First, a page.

Online fraud is on the rise – protect yourself
While society as a whole is doing a slightly better job of protecting itself online, we can still do a whole lot better, according to the results of a recent study by Security.org. While it surveyed 1,000 Americans, Canadians display similar behaviours.
Fraud is gowing because more of us are online more often, especially since the COVID-19 pandemic. Close to two-thirds of respondents said they’ve been defrauded online. Almost half reported multiple frauds.
Overall, our online habits are horrible. We use public WiFi too often, which is especially risky for those who store financial information on their devices.
Security.org’s Corie Wagner shared a few tips to help you protect yourself online:
• Don’t use the same password for multiple accounts. If that password gets stolen, you can be victimized multiple times. There are free password managers that generate unique complex passwords for each account.
• Use different accounts for everyday spending and auto accounts. Too many people use the same account; that means their information is in more places.
• Recurring charges are a growing problem, Wagner said. Fraudsters will post a small charge that could easily be mistaken for a utility bill or Netflix fee. It serves two purposes. The first is to steal, but the second is to see if you’re paying attention. If you don’t catch it, they could try a larger amount down the road.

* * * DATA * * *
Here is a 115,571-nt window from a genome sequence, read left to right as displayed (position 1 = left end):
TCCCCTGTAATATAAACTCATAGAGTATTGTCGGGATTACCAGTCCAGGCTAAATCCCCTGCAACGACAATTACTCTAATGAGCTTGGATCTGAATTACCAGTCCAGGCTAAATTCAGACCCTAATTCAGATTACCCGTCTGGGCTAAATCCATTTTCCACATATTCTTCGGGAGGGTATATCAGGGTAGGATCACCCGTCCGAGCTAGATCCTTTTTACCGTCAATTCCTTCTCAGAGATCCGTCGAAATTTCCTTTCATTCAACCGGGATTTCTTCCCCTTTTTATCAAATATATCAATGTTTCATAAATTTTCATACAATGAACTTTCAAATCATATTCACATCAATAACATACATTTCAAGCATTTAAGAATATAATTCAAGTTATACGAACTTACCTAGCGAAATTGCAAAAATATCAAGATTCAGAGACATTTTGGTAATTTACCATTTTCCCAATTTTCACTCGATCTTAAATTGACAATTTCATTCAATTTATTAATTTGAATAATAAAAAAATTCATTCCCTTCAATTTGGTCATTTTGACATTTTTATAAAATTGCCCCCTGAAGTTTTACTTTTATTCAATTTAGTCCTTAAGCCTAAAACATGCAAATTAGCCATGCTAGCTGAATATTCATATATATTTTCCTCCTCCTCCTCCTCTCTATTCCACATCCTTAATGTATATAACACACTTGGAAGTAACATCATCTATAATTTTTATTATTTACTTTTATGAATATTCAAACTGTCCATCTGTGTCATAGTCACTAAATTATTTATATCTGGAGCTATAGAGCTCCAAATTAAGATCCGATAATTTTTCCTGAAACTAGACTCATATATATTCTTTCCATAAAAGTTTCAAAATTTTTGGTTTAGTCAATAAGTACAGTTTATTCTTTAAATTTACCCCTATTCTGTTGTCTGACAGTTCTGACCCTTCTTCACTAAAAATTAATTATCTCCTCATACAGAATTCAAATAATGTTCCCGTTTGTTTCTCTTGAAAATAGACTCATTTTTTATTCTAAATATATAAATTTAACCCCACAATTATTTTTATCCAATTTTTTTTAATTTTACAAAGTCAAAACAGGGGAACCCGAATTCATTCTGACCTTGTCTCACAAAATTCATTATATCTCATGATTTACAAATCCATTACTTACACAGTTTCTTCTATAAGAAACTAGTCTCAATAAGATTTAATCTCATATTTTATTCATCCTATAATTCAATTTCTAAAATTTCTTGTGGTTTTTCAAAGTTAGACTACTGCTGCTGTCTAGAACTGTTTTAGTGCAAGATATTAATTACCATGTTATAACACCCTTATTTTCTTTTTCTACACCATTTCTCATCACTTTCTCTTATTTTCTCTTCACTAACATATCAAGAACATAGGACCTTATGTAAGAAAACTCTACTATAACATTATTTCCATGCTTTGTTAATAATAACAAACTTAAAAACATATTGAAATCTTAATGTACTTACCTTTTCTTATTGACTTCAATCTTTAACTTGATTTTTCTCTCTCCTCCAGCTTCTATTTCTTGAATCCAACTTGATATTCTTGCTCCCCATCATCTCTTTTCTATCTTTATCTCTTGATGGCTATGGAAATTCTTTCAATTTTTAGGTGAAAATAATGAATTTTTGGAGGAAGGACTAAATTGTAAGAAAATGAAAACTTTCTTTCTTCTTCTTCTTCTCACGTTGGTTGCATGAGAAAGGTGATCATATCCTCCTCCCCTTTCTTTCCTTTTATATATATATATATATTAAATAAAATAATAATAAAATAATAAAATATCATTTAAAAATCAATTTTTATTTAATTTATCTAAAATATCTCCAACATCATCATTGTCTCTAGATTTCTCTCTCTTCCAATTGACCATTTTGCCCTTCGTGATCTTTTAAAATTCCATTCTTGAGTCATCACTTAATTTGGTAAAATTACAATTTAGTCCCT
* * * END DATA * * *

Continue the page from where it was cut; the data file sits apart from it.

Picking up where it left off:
• Scan your monthly statements very closely and report any questionable items. Sign up for alerts to your phone so you can be alerted about suspect charges within seconds. Those who do get alerts are nearly 10 times as likely to be alerted about fraud as those who don’t.
• One popular scam is at gas stations, Wagner said. Scammers insert a skimmer inside card reader sto steal your information. Check the reader to see if it’s intact. If it’s loose, misaligned or in disrepair, don’t use it. Give the reader a bump or wiggle before inserting your card.
• Watch for text messages or emails that look like they’re from a trusted source, but aren’t. They could contain malware or links to fake sites. These methods often say you need to take some urgent action to protect your account. The scammers rely on you rushing to do it without thinking.
East Kildonan community correspondent
Tony Zerucha is a community correspondent for East Kildonan. Email him at firstname.lastname@example.org